I just finished year one of my Strategic Design and Management Masters in New York. I'm also working at Aasman Brand Communications in Whitehorse. And I'm living in Vancouver.

Say what? That's right—I function in three places at once right now!

The virtual office, remote work, telecommuting—call it what you will—is a growing trend in the private sector. Not surprisingly, it was also a subject I studied last semester.  

I learned that the makers of WordPress websites have over 230 employees working all over the globe. They also have amazing job titles like Happiness Engineers, but that's another story. 

Today I'm going to discuss what I feel are the top three pros and cons of having remote team members:


1. New influences and ideas
Having team members in far flung places means an organization's capacity for innovation is greater on account of the wider pool of inspiration.

2. A larger talent pool
Whitehorse is a great example of a city that stands to benefit from this exciting trend. I once interviewed a hopeful aasmanite from Toronto who said she loved shopping malls—no matter how talented she was, it wasn't going to be good fit for her to move to Whitehorse, but times are changing.  

3. Time zones can work to your advantage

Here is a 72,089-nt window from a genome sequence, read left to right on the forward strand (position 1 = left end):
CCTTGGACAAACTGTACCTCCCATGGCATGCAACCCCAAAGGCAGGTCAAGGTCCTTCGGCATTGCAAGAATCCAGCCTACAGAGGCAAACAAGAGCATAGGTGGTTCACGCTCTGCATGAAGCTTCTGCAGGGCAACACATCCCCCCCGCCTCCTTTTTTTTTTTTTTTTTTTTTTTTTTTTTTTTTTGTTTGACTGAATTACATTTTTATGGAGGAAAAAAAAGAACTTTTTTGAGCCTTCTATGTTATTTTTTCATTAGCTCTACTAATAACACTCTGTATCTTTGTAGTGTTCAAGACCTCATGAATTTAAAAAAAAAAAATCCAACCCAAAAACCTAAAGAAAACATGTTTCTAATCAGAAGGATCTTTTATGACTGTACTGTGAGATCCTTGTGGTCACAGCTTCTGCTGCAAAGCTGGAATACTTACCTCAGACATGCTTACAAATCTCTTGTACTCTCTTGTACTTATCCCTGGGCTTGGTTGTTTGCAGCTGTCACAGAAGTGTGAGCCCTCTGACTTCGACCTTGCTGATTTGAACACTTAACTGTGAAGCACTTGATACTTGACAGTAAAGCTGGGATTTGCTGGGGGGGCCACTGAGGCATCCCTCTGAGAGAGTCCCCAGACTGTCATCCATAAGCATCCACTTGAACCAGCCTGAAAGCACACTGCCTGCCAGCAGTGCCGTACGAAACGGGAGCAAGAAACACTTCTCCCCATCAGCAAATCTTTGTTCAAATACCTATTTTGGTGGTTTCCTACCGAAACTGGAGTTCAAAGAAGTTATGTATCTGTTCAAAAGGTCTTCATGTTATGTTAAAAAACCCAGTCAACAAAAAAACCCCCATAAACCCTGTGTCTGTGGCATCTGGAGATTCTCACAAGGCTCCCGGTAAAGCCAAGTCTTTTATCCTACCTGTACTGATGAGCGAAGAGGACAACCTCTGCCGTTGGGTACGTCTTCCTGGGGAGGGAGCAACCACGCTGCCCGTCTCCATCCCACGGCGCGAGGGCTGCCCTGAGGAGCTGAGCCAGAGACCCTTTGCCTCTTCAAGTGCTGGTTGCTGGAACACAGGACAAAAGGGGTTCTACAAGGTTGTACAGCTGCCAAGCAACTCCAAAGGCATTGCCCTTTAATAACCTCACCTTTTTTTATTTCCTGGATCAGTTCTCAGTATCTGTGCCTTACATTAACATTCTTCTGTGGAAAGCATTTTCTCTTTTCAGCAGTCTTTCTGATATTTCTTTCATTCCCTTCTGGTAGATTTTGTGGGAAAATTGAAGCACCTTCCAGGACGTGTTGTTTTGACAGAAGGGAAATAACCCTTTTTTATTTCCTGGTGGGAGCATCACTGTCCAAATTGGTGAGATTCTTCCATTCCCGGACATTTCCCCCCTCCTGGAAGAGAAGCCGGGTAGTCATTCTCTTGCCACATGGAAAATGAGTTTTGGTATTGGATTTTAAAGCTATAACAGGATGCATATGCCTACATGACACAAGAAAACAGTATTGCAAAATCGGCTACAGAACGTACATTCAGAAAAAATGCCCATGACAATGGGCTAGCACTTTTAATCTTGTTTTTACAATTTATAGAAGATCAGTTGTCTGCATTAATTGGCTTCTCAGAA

With more people working more of the time, you can plan for part of the team to get a head start or a later finish—passing a project back and forth and making the most of the day (wherever your day may be).


1. Communication takes time! 
Clearly written emails go a long way, but explanations aren't as easy without body language and the third dimension. There are great online tools for brainstorming and meetings which help, and video conferencing is a surprising must-have. Taking the time to use those tools frequently can make or break a team dynamic.

2. People can overlook you
Speaking of communication—it's easy to not answer a phone or forget to turn on Skype. Working remotely is a commitment from both sides that requires supporting each other.

3. Time zones can be a nightmare 
Waiting for your team members to wake up is tough. So is hearing the phone ring at midnight. Scheduling meetings is confusing and making sure computer setting understand time differences is really important. 

Most of the cons strike me as growing pains of a growing trend. The list of values that remote team members can bring extends far beyond the three above. If you're interested in hearing more about virtual workplaces, let me know! There's a lot to cover and I'd love to chat about it via Skype, Google+, email, text or on the phone from wherever you are!


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